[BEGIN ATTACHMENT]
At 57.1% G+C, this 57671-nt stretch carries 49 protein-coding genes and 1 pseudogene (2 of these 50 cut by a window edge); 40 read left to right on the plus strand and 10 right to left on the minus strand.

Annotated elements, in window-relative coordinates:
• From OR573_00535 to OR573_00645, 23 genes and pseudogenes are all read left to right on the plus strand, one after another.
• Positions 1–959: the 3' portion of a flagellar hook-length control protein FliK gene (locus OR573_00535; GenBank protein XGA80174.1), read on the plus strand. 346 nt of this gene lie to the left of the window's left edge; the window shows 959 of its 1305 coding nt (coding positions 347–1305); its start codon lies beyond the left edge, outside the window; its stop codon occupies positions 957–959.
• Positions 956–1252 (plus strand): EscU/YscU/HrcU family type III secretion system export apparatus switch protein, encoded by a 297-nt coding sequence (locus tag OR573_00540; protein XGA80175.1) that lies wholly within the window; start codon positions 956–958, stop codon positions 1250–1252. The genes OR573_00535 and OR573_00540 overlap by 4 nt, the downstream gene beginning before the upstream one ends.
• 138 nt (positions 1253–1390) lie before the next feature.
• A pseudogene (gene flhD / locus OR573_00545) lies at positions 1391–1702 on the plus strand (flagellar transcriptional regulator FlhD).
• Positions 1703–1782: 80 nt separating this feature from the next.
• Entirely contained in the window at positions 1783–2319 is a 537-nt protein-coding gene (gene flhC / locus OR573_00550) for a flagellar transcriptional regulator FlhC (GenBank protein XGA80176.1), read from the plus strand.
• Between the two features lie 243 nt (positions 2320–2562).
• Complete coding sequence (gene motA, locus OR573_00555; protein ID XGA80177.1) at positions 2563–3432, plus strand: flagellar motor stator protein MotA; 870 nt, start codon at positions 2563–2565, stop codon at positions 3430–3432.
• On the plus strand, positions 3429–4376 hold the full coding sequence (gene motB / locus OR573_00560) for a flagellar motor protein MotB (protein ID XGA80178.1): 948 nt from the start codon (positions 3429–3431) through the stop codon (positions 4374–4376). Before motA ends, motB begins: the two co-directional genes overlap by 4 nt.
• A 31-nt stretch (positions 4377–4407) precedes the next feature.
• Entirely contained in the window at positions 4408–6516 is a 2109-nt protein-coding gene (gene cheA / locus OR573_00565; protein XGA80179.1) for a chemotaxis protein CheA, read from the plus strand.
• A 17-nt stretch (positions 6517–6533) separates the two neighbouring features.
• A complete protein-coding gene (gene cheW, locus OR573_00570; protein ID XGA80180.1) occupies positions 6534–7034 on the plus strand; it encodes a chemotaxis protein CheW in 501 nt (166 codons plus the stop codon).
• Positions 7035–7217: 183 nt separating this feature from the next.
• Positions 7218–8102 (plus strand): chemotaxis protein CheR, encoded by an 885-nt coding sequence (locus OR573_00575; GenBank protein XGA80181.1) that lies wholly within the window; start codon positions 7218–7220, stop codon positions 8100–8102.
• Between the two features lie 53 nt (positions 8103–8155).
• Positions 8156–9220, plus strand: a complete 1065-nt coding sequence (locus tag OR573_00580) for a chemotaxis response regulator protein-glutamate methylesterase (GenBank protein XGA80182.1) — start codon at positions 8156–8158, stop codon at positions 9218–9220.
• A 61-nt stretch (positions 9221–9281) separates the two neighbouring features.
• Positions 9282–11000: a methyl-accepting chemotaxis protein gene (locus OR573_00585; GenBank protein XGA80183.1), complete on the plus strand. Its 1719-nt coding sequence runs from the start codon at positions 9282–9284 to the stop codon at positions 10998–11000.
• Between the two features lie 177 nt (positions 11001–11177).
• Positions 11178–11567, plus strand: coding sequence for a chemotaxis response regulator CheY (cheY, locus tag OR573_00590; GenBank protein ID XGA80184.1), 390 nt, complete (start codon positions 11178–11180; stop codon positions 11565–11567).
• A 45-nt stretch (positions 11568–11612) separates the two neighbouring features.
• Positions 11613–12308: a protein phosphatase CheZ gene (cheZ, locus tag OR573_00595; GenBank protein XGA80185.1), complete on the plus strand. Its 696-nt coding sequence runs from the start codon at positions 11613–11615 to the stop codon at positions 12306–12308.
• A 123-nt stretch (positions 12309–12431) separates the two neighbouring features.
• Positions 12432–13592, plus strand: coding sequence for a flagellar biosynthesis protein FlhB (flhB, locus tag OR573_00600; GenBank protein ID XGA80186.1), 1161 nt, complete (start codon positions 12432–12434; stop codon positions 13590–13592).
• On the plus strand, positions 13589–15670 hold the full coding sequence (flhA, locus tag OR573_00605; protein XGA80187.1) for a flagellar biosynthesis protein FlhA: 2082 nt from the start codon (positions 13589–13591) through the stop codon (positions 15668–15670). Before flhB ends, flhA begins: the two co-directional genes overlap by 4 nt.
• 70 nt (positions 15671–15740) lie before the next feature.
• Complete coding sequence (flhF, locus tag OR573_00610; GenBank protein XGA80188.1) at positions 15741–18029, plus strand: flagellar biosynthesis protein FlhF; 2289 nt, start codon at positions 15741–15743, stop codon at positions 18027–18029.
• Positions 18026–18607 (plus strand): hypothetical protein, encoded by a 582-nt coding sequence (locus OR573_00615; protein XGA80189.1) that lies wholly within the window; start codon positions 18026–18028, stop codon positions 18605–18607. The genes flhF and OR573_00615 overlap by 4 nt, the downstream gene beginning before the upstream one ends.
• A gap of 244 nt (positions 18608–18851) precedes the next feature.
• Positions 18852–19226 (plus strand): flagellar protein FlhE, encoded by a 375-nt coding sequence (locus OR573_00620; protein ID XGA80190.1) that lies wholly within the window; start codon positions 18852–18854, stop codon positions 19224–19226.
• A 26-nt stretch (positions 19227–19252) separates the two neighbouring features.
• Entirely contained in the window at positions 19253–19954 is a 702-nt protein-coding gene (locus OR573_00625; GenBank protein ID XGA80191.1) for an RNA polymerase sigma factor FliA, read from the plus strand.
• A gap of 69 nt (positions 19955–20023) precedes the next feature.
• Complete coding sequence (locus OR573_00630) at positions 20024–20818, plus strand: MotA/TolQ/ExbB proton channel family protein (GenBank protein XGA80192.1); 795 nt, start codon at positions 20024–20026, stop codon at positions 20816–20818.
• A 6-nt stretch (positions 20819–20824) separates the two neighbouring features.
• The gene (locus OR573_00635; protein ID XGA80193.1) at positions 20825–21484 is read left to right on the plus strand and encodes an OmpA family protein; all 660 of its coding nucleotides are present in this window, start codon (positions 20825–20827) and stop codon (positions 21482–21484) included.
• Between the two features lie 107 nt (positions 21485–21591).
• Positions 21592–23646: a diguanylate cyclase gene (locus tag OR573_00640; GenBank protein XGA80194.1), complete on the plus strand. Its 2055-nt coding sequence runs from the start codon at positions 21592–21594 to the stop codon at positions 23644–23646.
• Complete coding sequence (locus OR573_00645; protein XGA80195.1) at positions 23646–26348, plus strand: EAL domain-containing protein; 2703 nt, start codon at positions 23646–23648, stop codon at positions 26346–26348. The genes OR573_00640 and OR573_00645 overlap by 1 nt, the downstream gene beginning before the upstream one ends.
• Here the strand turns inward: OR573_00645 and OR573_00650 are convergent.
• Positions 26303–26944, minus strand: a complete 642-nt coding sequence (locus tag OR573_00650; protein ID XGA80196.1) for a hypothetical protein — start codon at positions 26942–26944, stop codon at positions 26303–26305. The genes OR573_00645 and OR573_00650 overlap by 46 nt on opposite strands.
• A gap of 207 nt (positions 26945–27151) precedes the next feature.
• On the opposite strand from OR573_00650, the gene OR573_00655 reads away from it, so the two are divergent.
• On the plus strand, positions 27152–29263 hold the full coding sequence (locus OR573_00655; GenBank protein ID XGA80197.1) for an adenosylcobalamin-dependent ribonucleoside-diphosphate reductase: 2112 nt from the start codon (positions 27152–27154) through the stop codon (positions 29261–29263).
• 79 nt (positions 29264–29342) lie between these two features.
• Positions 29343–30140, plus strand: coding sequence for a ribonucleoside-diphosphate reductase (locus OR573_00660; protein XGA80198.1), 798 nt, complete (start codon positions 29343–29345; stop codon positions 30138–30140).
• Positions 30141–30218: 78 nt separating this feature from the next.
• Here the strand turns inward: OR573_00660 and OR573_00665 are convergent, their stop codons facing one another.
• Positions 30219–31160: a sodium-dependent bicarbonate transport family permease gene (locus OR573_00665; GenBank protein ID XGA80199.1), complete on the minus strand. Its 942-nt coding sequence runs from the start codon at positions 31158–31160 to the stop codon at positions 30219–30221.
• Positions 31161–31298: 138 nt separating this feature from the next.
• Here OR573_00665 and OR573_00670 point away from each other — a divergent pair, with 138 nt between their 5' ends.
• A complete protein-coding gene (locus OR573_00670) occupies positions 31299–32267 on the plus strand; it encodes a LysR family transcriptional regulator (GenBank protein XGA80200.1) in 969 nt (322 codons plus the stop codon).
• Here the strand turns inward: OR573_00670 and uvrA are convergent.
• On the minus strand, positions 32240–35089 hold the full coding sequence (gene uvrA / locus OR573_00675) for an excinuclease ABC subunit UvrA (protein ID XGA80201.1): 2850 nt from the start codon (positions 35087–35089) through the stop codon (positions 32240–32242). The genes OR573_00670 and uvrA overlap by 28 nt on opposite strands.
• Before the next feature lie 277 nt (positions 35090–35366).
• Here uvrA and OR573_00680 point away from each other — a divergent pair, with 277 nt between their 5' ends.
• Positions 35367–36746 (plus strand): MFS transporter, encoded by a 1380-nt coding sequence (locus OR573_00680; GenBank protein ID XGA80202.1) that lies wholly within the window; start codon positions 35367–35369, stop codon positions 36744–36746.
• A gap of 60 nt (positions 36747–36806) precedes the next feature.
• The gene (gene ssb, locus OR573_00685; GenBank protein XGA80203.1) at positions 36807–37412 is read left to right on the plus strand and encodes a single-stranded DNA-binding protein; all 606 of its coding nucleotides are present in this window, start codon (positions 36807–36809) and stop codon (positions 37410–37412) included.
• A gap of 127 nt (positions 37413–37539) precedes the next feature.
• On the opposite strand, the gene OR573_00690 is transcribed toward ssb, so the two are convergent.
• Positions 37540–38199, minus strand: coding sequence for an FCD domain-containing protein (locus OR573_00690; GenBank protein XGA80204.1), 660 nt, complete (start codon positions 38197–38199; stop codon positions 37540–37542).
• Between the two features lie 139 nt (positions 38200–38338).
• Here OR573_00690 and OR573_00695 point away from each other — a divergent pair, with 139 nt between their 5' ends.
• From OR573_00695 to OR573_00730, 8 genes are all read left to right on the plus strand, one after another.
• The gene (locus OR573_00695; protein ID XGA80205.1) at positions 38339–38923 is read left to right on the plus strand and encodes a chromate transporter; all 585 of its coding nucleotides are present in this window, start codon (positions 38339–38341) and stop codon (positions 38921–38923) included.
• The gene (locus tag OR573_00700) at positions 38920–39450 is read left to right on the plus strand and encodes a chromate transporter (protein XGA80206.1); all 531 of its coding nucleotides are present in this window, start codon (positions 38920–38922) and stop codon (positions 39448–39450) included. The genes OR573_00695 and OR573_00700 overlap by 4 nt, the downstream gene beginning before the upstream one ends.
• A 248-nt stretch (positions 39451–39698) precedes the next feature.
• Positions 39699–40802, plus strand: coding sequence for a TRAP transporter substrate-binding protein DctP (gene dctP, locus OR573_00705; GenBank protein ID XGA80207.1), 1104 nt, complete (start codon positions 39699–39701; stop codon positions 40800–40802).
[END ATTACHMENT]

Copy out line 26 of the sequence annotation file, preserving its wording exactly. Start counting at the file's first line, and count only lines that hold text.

• Positions 11613–12308: a protein phosphatase CheZ gene (cheZ, locus tag OR573_00595; GenBank protein XGA80185.1), complete on the plus strand. Its 696-nt coding sequence runs from the start codon at positions 11613–11615 to the stop codon at positions 12306–12308.